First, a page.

On behalf of the Japan External Trade Organization (JETRO), I extend my heartiest congratulations on the 60th anniversary of the establishment of diplomatic relations between Malaysia and Japan.
Aug. 31 marks Hari Merdeka in Malaysia. Exactly 60 years ago today, in 1957, Malaysia gained its independence. The establishment of diplomatic relations between Malaysia and Japan followed soon after, and in the next year, 1958, JETRO set up its office in Kuala Lumpur. The economic relationship between our two countries has prospered ever since thanks to the vitality lent by private enterprise.
Japanese companies have been active in Malaysia since even before those of its neighboring countries in Southeast Asia. The first Japanese manufacturer approved to establish a plant by the Malaysian government was Lion Corp. in 1959. After a trade agreement between our countries came into effect in 1960, Ajinomoto Co. established its presence the following year. In 1962, Malaysia authorized 15 Japanese trading firms to open local offices. And three years later, the entry of Matsushita Electric Industrial Co., Ltd. (currently Panasonic Corp.) helped usher in a rush of Japanese investment in the electric and electronics industry in Malaysia.
With foreign direct investment by Japanese companies amounting to $13 billion at the end of 2016, Japan is Malaysia’s largest investor in the field of manufacturing, and the second-largest investor after Malaysia’s neighbor Singapore when also including the services field. There are now almost 1,400 Japanese companies in Malaysia, and they have been contributing to local economic growth in every possible industry from electronics, automobiles and machinery to metal, chemicals and services.
JETRO assists Japanese small and medium enterprises (SMEs) in expanding business overseas through various support programs. As Malaysia is one of the most attractive destinations for Japanese investors, numerous SMEs are considering doing business with Malaysian companies. In April we welcomed Minister for International Trade and Industry of Malaysia H.E. Mustapa Mohamed, and held meetings in Tokyo and Osaka to exchange ideas with Japanese SMEs. Expressing interest in the advanced technologies possessed by Japanese SMEs, the minister made clear his strong hope for collaboration between companies of our countries to attain ever-greater heights.
I should not forget to mention the strong ties between Malaysia and Japan in terms of trade. Malaysia has been at the forefront of free trade in Asia as it has consistently maintained an open economic policy since its independence. In 2006, our countries concluded the Malaysia-Japan Economic Partnership Agreement. We are fellow signatories of the Trans Pacific Partnership Agreement (TPP). And we are both ardent in our promotion of the Regional Comprehensive Economic Partnership (RCEP). I believe that we both bear the responsibility to play a leading role in promoting regional free trade and forming new rules to improve business reliability through the facilitation of the TPP and an RCEP with higher standards.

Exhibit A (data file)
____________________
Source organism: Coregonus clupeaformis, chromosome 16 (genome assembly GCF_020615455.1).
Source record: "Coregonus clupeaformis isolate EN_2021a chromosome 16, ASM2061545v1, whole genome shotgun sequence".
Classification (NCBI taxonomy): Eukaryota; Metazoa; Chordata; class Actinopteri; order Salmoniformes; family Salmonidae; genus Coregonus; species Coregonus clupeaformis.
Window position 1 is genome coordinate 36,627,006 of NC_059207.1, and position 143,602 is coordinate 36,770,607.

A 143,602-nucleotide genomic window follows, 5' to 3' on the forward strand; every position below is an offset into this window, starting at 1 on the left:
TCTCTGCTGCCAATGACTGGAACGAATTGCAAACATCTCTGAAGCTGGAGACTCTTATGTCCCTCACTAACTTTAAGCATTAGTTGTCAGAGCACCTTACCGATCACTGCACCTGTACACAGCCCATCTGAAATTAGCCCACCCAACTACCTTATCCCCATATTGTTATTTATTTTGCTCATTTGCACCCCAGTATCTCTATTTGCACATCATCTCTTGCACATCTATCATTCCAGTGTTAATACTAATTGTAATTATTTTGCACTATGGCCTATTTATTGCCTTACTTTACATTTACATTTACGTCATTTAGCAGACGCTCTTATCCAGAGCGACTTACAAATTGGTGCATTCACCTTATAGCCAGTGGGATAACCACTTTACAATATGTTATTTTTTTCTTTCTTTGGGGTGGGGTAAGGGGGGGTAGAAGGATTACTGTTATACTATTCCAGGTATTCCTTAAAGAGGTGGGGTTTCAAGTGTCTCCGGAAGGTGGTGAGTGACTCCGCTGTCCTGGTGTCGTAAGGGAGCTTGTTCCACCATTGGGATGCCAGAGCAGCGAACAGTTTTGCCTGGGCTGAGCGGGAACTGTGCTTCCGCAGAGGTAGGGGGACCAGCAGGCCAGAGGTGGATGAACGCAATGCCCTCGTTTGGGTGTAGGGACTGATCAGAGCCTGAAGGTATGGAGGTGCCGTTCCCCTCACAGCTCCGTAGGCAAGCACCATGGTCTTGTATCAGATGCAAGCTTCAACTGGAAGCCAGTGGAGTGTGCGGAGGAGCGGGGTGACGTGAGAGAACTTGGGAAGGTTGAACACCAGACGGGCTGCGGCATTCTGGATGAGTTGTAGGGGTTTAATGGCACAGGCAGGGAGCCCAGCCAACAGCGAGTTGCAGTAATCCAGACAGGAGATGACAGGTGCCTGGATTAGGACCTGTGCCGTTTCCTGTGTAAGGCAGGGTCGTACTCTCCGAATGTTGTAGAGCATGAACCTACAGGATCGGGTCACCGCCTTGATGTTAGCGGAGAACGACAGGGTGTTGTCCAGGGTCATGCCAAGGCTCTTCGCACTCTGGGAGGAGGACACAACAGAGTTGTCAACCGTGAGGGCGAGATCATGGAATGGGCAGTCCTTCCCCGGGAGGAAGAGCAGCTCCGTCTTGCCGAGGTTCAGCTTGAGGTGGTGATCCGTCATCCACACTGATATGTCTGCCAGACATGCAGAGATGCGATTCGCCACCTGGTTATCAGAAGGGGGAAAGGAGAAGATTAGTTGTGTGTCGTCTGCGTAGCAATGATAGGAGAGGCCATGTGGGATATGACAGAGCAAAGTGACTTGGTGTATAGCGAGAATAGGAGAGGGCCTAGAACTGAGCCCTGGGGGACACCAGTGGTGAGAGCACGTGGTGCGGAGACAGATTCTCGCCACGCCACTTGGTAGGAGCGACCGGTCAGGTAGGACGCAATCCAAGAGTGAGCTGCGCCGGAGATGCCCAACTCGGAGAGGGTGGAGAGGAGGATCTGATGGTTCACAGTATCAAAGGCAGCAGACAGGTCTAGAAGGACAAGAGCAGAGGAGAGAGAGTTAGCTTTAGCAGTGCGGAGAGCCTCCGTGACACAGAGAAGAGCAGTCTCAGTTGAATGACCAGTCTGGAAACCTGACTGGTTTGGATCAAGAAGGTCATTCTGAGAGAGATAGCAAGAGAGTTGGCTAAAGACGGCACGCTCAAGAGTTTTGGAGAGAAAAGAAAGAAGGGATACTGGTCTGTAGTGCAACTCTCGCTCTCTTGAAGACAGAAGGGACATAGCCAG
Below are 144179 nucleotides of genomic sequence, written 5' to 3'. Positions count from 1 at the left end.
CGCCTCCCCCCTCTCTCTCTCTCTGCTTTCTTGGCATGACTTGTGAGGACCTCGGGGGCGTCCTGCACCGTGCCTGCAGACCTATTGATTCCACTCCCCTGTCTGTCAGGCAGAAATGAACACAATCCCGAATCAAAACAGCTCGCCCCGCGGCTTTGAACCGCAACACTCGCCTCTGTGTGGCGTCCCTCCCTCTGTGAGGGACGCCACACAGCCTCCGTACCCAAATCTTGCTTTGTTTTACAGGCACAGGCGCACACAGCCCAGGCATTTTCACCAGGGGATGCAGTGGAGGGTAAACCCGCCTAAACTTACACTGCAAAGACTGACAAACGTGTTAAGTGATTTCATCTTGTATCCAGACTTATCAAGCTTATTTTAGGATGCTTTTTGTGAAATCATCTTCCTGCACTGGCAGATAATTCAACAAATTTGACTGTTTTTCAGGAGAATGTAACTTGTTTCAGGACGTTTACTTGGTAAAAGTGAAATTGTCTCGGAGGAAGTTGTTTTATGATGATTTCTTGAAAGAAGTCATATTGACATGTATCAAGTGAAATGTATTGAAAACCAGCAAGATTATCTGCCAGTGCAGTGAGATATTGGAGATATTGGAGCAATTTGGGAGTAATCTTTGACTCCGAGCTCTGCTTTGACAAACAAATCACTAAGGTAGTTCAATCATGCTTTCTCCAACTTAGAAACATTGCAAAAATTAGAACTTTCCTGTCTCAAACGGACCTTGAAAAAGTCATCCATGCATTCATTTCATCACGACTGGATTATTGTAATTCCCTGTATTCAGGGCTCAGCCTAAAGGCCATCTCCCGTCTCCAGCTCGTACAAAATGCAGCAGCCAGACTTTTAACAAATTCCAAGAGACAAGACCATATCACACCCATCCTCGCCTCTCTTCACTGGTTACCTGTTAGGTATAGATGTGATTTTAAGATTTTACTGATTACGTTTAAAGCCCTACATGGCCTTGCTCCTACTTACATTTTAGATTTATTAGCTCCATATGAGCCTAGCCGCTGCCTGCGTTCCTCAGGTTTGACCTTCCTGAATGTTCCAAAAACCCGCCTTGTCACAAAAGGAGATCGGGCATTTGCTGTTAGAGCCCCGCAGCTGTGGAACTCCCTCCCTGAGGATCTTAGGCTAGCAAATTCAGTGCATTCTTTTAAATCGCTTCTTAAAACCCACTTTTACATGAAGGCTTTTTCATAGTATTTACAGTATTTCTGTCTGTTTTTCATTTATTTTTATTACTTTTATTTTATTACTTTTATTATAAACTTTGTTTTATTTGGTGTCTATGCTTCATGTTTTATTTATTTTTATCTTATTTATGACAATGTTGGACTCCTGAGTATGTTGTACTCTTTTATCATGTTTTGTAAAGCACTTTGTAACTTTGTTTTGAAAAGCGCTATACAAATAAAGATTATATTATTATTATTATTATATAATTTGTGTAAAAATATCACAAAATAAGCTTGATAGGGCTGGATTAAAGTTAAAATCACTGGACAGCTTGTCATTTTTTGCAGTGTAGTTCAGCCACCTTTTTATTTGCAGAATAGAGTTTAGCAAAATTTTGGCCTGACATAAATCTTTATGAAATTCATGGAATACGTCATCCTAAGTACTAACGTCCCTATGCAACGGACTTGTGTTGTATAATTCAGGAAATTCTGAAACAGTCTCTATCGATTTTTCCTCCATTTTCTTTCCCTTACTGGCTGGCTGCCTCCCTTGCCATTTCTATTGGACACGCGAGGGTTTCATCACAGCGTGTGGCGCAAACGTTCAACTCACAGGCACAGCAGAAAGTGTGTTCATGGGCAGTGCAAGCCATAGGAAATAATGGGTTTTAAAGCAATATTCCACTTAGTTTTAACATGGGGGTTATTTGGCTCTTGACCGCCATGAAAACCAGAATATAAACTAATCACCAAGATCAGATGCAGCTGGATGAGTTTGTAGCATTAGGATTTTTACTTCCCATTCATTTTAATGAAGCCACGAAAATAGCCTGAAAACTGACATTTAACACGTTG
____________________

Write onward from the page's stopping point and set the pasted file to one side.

Finally, there are the ties between the people of Malaysia and Japan. After taking office in 1981, the fourth Prime Minister of Malaysia Mahathir bin Mohamad, launched the “Look East” policy in which he passionately led an effort at modernization of the country by looking to Japan for inspiration. Under this policy, the Malaysian government has sent numerous students and business trainees to Japan. The total number of participants who have graduated from universities or completed company training here has now reached approximately 16,000. As they return home, they go on to play active roles as government officials, as well as directors in Japanese-affiliated companies, forming a vital bridge between Malaysia and Japan.
This connection is not limited to the business field. From Japanese fast fashion to animation and music, Malaysia is in the midst of a “Cool Japan” boom. The number of Malaysian tourists visiting Japan annually has increased from 100,000 to 400,000 over just the past five years. Recent years have also seen a growing number of Japanese students studying in Malaysia. As this young generation of Malaysians and Japanese interact, learn about one another’s culture and then draw on their experiences in their future careers, it is my hope that this multilayered exchange will grow ever deeper and strengthen the economic relations between our two countries.